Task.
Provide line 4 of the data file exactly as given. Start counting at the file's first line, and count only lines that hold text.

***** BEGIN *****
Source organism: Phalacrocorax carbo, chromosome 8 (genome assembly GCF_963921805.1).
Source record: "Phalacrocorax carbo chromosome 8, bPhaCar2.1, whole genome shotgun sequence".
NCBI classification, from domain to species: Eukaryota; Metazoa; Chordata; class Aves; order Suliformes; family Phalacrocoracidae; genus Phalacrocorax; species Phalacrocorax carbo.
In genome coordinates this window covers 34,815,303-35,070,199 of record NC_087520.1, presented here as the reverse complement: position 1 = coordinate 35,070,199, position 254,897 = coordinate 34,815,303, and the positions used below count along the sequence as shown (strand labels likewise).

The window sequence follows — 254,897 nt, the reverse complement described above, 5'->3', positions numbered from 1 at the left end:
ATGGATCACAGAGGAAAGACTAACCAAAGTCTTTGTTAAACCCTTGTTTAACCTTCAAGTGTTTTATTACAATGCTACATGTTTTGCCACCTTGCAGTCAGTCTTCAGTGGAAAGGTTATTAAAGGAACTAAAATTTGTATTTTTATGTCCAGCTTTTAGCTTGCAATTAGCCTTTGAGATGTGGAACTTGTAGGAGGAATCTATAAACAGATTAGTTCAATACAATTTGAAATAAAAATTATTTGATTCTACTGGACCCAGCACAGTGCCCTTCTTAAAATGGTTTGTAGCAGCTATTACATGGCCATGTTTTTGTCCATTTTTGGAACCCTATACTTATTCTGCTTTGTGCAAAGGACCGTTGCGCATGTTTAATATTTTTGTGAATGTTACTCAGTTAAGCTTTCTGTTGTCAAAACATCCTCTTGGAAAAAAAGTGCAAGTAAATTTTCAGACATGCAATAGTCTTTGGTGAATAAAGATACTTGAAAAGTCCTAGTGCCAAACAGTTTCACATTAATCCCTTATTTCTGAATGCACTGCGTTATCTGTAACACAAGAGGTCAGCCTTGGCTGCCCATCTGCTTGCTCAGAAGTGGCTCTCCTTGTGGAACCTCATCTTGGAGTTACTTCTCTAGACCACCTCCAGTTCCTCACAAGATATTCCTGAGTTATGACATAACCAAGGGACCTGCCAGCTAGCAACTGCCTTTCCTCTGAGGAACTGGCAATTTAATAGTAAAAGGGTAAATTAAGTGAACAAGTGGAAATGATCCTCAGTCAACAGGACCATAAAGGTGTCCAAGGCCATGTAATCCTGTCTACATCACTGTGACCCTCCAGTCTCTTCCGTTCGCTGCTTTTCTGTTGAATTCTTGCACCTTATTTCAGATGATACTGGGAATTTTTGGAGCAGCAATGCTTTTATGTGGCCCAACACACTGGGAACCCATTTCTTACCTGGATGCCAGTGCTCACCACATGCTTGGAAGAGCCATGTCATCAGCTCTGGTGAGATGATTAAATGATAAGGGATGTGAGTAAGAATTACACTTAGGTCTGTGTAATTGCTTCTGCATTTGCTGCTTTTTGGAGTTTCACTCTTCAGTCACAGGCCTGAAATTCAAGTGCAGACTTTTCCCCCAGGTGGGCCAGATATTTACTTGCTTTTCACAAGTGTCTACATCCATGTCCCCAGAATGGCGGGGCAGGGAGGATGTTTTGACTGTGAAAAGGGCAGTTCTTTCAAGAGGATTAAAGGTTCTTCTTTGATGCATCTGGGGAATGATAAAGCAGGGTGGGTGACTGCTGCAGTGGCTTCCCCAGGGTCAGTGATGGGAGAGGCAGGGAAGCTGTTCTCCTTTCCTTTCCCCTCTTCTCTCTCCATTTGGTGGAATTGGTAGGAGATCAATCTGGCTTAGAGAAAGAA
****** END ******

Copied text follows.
In genome coordinates this window covers 34,815,303-35,070,199 of record NC_087520.1, presented here as the reverse complement: position 1 = coordinate 35,070,199, position 254,897 = coordinate 34,815,303, and the positions used below count along the sequence as shown (strand labels likewise).